I found that some session names changed after I set up the event and before I could report it. Specifically the Starfinder scenario names have dropped the PDF from the title. Maybe the same thing has happened to some Pathfinder scenarios as well.
To fix it I had to create a new event with the new scenario names, report the re-created event, then go into the old record to clean it up and mark it as completely reported to remove it from my list of events. Convoluted, but effective.
It is amazing how changing something so small can have such a large impact.
I am currently playing a paladin in another adventure path and the moral dilemma has been a compelling RPG hook. Although I do not advocate a GM targeting a specific player/character, there are times that a GM must respond to a character who is running amuck, so to speak.
That said, one of my frustrations as a player in this campaign is the number of foes (demons, summoned fiendish monsters, etc.) with 'smite good' has really hobbled my character's effectiveness in many fights. Almost any full round 'smite good' attack is enough to drop my character to single digit HP, rendering the character far, FAR more cautious in the remainder of the battle. A little humility and reminder of character mortality is a good way to inspire a more calculated play style. And before I get any critiques on the character build, we are using standard PFS rules for stats and HP.
Paladins radiate an aura of divine grace that makes them easy to identify by their alignment. Unless the player has specifically built their paladin to mask their alignment it is fairly difficult for them to avoid spells like Detect Good.
As for the looting vs. robbing argument, if a foe surrenders, the paladin is honor bound to accept their surrender, and they are also honor bound to protect their new prisoner's life and wellbeing. No turning them over to a torturer for interrogation, no execution before a trial, no releasing them unarmed into a wild and savage environment, no tossing them off a ship at sea, etc. Taking their equipment serves to protect the party and bystanders from potential harm during an escape attempt, but engaging a foe with the intent of taking their stuff is very in-paladin like. Taking equipment from prisoners that the party cannot use to sell and distribute the coin back to the party is little more than robbery and fencing the goods; the paladin should be shocked and appalled by the dirty money. If the paladin of the group is engaging in these activities, or ignoring/condoning these activities, they are straying into the deep end of the alignment tool.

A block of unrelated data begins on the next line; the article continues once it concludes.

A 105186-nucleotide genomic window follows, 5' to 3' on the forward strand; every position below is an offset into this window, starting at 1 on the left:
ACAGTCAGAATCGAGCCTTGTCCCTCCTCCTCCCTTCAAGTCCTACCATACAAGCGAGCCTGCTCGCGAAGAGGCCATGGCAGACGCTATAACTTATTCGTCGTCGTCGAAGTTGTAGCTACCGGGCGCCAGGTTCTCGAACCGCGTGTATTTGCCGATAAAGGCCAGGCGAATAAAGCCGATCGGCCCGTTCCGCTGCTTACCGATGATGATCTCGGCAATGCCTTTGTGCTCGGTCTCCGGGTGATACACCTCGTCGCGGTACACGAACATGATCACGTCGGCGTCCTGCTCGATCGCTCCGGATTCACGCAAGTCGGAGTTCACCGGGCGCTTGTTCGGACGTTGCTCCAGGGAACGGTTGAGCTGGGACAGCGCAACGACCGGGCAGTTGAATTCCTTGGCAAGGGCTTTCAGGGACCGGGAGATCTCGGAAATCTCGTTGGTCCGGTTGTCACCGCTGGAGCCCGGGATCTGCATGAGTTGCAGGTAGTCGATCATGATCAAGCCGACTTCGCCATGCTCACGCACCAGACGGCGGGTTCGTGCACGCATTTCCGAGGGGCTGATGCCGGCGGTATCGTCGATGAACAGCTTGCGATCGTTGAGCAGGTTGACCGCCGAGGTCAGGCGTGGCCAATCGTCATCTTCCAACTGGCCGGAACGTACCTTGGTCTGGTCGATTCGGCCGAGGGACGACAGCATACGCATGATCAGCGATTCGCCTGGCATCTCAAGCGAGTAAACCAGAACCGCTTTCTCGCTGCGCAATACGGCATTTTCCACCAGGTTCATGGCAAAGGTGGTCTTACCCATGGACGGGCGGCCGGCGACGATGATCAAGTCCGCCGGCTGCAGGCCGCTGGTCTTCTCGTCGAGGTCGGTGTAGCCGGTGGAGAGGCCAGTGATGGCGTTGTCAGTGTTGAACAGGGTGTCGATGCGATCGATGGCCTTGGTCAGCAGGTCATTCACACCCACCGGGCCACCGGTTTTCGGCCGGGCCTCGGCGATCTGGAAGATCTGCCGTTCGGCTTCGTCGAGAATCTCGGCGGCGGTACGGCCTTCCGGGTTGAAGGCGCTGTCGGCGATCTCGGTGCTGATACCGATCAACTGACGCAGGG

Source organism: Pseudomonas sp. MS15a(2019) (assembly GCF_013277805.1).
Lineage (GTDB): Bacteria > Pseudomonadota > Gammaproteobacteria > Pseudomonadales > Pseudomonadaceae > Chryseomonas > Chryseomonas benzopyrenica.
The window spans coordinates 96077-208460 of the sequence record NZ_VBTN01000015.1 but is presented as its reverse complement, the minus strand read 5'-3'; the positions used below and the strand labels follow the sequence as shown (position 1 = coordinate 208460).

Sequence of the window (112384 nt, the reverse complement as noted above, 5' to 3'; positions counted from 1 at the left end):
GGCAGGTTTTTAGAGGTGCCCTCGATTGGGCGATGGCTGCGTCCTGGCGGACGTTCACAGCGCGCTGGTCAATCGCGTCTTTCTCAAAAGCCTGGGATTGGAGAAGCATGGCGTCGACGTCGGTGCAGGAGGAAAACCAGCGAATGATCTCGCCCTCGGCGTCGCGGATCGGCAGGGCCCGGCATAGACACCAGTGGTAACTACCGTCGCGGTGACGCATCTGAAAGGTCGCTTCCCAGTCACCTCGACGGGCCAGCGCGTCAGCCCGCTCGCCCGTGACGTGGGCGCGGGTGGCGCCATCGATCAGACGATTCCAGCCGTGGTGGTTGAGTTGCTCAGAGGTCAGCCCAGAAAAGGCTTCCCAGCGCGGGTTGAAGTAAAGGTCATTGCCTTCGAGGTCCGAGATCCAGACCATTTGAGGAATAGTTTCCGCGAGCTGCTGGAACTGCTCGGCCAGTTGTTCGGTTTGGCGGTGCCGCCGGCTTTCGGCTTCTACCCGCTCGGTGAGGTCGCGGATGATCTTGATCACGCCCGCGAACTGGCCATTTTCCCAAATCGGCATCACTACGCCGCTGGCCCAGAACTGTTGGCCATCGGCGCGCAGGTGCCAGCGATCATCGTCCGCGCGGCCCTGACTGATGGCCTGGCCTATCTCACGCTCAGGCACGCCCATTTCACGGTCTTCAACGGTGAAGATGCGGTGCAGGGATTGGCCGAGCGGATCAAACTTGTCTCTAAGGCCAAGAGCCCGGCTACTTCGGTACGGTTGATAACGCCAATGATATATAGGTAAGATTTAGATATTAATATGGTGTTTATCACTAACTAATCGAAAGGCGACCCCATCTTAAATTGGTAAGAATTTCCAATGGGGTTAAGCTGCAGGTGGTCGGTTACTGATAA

The problem seems to be that most adventurers already have the items that you would normally think of for a professional soldier. Things like a trenching tool, mess kit, backpack, whetstone, etc. are all things that any adventurer would have. A field manual seems the logical choice to be a masterwork item because of the bonuses it would give for the profession roll and it would be an unusual item that most other professions and adventurers would not likely buy.